Overindulgent in the best way possible, the sandwich reminded me of Fat Sal’s method of cramming together a ton of greasy ingredients, all of which could star in sandwiches of their own.
3014 West Olympic Blvd.
Los Angeles, CA 90006
Wanting an authentic Oaxacan meal, I asked the waiter at Guelaguetza for some help. His answer: grasshoppers.
Or, as they’re written on the menu, Plato de Chapulines. The grasshoppers are prepared with lemon, garlic and salt. They were crunchy with a strong cayenne pepper taste and what seemed like an (understandably) obscene amount of lemon. The taste was interesting enough to have two grasshoppers, but the sample stopped there.
Guelaguetza serves authentic dishes and drinks from the Mexican state, Oaxaca. Those unfamiliar with Oaxacan food might still recognize popular Mexican dishes like tamales, enchiladas, and moles. Less recognizable items like “tlayuda,” a Mexican-style “pizza” made with a tortilla instead of dough, or “ensalada de nopalitos,” a cactus salad, were also on the menu.
A steaming cup of “chocolate de leche,” a drink made of Oaxacan chocolate cooked with milk, washed the grasshoppers down perfectly. The chocolate de leche was served with “pan de muerto,” or “bread of the dead,” a large pastry adorned with what appeared to be an edible face.
“It’s a traditional bread we make only around Halloween,” said Martha Martinez, a hostess at Guelaguetza. “The sugar face is placed on the top in remembrance of people who have passed away.”
The Huevos Divorciados, another of the waiter’s recommendations, went down much easier than the grasshoppers. Translated to “divorced eggs,” this main dish is a plate of two fried eggs, separated on either side of the plate, one covered in green salsa, the other in red. A serving of chilaquiles, fried tortilla chips drenched in mole and queso fresco, kept the two parties separated. Combined with the wet chilaquiles, the dish quickly turned into a drippy, yet tasty, mess.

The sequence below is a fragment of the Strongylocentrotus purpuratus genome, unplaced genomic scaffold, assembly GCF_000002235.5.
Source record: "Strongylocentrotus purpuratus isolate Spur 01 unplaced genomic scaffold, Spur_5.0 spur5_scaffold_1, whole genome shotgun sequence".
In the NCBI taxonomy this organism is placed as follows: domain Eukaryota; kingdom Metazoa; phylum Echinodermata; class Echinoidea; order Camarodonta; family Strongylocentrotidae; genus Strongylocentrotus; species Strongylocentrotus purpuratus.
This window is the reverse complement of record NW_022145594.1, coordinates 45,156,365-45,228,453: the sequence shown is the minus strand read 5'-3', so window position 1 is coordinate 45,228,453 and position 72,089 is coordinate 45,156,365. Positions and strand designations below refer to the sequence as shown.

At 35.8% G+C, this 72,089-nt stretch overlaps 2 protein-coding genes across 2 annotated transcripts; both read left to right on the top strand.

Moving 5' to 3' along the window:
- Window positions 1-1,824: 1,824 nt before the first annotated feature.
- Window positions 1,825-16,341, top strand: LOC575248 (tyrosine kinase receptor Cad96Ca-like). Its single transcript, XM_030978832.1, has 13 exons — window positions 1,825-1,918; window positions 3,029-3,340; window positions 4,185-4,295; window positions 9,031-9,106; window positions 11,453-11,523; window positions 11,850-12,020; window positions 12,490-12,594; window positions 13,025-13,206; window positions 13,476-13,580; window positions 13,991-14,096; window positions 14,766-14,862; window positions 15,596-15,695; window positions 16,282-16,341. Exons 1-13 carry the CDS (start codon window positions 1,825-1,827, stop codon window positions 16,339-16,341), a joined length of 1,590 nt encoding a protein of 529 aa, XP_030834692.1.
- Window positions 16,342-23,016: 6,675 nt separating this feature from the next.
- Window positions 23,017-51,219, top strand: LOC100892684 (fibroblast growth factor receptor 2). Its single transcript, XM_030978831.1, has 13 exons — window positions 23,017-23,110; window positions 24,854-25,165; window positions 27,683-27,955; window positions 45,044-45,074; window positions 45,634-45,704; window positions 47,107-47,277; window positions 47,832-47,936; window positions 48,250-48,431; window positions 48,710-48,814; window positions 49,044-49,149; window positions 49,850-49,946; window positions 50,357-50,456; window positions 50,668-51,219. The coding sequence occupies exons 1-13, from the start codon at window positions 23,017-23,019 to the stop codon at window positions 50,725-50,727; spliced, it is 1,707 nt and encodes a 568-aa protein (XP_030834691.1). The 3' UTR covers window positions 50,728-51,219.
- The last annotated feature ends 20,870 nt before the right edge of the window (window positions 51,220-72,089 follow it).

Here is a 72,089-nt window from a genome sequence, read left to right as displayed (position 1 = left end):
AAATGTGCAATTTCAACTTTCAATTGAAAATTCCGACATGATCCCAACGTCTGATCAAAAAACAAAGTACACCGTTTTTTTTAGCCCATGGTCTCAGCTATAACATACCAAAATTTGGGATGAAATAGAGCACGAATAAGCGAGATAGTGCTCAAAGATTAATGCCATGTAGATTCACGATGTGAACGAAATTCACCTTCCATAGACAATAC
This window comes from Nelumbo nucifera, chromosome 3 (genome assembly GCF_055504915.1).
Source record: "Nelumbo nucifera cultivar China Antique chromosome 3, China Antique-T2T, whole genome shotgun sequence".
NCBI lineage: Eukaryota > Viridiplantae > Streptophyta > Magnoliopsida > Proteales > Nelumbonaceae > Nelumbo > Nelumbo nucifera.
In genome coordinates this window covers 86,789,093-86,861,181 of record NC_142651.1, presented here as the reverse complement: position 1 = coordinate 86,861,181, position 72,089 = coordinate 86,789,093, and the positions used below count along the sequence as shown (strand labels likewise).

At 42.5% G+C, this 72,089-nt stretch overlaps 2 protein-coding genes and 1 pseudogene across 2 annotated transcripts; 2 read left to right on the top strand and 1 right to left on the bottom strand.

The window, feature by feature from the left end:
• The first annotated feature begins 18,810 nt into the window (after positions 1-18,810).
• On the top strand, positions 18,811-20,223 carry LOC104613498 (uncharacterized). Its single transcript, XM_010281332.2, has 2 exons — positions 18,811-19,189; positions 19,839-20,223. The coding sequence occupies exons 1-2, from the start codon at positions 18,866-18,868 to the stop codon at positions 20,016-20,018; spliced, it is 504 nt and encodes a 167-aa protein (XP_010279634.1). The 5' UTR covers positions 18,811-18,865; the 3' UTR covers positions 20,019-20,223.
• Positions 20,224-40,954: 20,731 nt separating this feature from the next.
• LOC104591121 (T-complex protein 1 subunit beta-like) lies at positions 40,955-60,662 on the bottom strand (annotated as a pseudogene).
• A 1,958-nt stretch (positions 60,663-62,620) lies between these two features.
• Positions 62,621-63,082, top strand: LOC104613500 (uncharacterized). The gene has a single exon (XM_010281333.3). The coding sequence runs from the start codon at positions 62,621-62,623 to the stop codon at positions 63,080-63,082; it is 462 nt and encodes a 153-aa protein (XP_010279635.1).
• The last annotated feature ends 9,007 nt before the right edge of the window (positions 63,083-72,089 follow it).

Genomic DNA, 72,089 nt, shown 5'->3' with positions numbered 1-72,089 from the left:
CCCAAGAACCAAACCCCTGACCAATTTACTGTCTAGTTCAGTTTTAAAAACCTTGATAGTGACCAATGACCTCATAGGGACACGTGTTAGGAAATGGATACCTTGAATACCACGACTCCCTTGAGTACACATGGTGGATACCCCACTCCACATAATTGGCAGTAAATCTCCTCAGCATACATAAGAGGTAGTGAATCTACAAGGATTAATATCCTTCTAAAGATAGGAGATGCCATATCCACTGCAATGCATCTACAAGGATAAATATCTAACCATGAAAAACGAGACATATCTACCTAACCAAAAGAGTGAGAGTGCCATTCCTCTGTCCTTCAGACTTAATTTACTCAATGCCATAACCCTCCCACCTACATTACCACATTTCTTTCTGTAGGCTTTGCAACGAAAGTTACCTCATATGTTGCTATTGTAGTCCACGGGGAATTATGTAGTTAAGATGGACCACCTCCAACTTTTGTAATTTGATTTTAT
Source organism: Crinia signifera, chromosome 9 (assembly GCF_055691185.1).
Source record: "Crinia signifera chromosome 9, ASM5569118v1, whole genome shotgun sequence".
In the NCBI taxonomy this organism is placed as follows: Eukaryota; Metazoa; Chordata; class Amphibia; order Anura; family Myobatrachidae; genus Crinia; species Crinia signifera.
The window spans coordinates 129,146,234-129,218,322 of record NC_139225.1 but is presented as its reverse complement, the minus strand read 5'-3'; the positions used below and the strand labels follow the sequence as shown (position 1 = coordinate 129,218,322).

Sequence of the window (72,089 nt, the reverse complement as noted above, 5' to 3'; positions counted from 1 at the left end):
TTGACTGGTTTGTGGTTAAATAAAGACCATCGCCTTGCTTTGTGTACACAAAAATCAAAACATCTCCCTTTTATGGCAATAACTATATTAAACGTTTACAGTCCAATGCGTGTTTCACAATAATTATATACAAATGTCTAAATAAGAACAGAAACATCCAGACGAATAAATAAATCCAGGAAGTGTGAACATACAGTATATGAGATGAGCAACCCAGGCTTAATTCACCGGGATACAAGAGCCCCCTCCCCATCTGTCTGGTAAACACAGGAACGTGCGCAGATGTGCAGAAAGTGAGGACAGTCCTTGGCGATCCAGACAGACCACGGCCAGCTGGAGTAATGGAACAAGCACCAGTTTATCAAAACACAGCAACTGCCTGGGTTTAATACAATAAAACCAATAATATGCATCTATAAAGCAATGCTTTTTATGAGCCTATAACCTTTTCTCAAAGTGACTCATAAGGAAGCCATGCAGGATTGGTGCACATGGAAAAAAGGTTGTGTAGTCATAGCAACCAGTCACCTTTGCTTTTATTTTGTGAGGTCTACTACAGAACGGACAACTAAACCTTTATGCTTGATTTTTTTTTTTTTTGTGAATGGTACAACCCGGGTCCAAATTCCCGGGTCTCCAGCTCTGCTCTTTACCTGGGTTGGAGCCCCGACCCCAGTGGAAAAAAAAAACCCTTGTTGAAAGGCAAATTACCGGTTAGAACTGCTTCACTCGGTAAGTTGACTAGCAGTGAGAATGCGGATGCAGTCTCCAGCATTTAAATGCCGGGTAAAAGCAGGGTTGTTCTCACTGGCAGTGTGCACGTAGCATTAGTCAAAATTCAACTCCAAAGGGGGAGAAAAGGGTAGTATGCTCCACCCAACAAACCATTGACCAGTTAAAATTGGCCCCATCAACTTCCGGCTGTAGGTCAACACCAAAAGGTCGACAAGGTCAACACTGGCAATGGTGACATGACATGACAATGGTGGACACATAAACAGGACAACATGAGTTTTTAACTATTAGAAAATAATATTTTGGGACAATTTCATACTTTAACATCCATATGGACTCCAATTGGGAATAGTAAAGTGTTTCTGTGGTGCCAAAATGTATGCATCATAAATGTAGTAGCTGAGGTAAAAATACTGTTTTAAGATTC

Yellow House Cafe
234 South Oxford Ave.
Los Angeles, CA 90024
Among Koreatown’s densely packed skyscrapers and glowing neon lights sits a restaurant disguised as a yellow cottage. In what would be the backyard, vines and Christmas lights cling to the walls and banisters, creating a peaceful ambiance in the midst of the congested neighborhood.
It’s this serene atmosphere that makes the Yellow House Cafe a good place for both romantic dinners and late-night study sessions. Although the cafe serves food, it is known for its long list of specialty coffees and teas, as well as desserts.
The blooming flower tea matched perfectly with the restaurant’s garden setting. The smell of fresh-cut flowers filled my nose as I drank the tea. The drink was very pleasant and was enough for two people, but hardly seemed worth the nearly $8 price tag.
The red bean frappe was creamy, thick and full of tiny pieces of red bean, a sweet and especially starchy ingredient found in many Asian desserts. But if you’re looking for red bean flavor, the frappe disappoints. It tasted more like plain vanilla soft-serve than anything else. At $7, a McFlurry from McDonalds would be a better option.
It was ultimately the mocha ice cream cake that helped make up for the overpriced drinks. The ice cream layer had a pleasantly intense coffee flavor and velvety texture that contrasted well with the crisp cookie crust.